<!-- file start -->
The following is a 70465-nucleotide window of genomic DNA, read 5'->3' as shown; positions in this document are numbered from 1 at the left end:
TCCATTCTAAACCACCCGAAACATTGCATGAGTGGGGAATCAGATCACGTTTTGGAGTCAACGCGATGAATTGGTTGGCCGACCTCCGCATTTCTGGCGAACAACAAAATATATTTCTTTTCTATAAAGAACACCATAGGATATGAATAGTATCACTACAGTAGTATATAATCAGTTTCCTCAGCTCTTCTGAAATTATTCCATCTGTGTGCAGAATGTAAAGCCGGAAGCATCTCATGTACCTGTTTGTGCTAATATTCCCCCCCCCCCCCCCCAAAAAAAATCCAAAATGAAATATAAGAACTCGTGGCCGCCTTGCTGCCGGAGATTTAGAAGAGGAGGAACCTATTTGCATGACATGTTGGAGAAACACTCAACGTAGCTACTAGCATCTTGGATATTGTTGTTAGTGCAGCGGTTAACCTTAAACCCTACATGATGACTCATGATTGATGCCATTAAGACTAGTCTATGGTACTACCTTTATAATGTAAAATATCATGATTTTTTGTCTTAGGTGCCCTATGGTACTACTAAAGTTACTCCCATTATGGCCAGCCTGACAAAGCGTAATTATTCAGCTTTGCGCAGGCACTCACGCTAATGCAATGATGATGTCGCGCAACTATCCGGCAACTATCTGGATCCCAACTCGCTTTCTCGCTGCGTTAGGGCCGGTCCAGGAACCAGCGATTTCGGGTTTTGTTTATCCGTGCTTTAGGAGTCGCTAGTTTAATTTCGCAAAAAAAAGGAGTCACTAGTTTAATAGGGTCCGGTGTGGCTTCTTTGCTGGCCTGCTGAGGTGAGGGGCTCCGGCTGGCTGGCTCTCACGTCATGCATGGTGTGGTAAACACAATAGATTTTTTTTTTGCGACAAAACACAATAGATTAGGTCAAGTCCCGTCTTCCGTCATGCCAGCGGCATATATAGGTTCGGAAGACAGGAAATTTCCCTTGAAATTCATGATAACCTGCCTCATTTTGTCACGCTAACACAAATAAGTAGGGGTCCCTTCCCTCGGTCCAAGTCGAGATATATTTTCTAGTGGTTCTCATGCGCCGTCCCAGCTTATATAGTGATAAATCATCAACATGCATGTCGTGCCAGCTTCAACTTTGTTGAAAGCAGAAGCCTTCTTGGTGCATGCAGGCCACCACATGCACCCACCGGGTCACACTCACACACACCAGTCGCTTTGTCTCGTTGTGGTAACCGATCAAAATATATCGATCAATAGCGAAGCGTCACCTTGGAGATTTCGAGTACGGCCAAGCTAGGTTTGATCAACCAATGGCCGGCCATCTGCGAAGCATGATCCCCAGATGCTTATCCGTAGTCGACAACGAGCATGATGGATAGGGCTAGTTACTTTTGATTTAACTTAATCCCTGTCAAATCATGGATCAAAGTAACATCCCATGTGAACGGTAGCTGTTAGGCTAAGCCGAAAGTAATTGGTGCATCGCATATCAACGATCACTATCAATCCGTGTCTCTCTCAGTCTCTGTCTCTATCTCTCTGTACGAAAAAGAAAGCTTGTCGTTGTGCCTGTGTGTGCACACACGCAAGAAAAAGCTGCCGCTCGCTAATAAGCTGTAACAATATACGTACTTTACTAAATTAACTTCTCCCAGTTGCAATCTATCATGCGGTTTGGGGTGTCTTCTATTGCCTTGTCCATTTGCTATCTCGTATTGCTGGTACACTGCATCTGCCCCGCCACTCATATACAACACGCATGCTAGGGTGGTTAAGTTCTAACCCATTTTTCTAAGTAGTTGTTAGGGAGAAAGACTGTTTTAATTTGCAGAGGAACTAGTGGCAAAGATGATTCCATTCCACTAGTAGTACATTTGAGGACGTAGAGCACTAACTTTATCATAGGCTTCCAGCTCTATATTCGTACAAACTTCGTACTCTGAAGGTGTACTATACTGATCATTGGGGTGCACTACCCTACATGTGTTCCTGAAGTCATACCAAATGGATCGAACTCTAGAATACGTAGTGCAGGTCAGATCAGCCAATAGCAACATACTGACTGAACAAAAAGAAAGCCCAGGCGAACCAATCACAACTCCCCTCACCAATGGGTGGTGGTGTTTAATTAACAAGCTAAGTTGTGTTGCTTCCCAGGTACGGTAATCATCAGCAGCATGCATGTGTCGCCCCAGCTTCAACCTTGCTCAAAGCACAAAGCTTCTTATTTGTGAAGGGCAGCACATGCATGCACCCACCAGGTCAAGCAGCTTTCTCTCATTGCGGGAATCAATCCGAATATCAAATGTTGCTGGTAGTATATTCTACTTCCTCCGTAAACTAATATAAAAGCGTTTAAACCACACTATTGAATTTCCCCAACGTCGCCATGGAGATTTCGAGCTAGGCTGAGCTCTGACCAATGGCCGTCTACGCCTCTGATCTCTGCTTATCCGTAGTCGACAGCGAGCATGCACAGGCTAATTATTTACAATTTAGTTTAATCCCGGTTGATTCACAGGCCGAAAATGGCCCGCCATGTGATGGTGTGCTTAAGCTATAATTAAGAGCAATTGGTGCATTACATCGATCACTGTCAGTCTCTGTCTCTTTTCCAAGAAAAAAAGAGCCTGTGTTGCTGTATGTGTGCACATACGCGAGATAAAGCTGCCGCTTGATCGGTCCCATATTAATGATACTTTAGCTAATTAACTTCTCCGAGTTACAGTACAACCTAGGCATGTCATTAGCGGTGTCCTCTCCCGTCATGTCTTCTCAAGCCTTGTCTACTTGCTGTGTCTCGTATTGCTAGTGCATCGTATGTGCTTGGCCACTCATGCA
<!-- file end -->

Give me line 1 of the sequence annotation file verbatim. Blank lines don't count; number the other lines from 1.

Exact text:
The following is a 70465-nucleotide window of genomic DNA, read 5'->3' as shown; positions in this document are numbered from 1 at the left end: